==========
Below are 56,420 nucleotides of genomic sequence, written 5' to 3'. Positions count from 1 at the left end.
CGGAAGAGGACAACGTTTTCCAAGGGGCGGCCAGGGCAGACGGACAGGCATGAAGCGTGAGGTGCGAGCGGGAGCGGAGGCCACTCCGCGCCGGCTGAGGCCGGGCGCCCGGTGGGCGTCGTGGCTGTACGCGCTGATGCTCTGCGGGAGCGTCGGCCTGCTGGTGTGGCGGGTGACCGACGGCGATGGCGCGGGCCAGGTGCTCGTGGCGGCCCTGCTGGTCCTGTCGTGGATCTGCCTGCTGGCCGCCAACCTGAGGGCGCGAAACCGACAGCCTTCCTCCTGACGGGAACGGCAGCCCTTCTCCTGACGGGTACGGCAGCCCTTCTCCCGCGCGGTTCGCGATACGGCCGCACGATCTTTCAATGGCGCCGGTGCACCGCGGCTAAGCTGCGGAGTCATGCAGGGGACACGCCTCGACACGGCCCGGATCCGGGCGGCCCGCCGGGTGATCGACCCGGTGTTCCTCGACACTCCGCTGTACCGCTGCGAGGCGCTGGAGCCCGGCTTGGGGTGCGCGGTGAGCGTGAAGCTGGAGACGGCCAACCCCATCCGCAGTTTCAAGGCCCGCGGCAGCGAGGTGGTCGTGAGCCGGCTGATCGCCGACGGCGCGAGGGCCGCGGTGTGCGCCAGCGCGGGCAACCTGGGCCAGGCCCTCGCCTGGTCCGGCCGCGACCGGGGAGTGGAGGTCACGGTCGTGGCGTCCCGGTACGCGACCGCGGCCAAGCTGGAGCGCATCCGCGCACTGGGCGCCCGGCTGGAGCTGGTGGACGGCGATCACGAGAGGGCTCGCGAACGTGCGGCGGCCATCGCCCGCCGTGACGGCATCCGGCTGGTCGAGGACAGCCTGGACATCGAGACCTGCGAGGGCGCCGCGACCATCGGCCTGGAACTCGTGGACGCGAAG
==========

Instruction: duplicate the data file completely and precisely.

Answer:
Below are 56,420 nucleotides of genomic sequence, written 5' to 3'. Positions count from 1 at the left end.
CGGAAGAGGACAACGTTTTCCAAGGGGCGGCCAGGGCAGACGGACAGGCATGAAGCGTGAGGTGCGAGCGGGAGCGGAGGCCACTCCGCGCCGGCTGAGGCCGGGCGCCCGGTGGGCGTCGTGGCTGTACGCGCTGATGCTCTGCGGGAGCGTCGGCCTGCTGGTGTGGCGGGTGACCGACGGCGATGGCGCGGGCCAGGTGCTCGTGGCGGCCCTGCTGGTCCTGTCGTGGATCTGCCTGCTGGCCGCCAACCTGAGGGCGCGAAACCGACAGCCTTCCTCCTGACGGGAACGGCAGCCCTTCTCCTGACGGGTACGGCAGCCCTTCTCCCGCGCGGTTCGCGATACGGCCGCACGATCTTTCAATGGCGCCGGTGCACCGCGGCTAAGCTGCGGAGTCATGCAGGGGACACGCCTCGACACGGCCCGGATCCGGGCGGCCCGCCGGGTGATCGACCCGGTGTTCCTCGACACTCCGCTGTACCGCTGCGAGGCGCTGGAGCCCGGCTTGGGGTGCGCGGTGAGCGTGAAGCTGGAGACGGCCAACCCCATCCGCAGTTTCAAGGCCCGCGGCAGCGAGGTGGTCGTGAGCCGGCTGATCGCCGACGGCGCGAGGGCCGCGGTGTGCGCCAGCGCGGGCAACCTGGGCCAGGCCCTCGCCTGGTCCGGCCGCGACCGGGGAGTGGAGGTCACGGTCGTGGCGTCCCGGTACGCGACCGCGGCCAAGCTGGAGCGCATCCGCGCACTGGGCGCCCGGCTGGAGCTGGTGGACGGCGATCACGAGAGGGCTCGCGAACGTGCGGCGGCCATCGCCCGCCGTGACGGCATCCGGCTGGTCGAGGACAGCCTGGACATCGAGACCTGCGAGGGCGCCGCGACCATCGGCCTGGAACTCGTGGACGCGAAG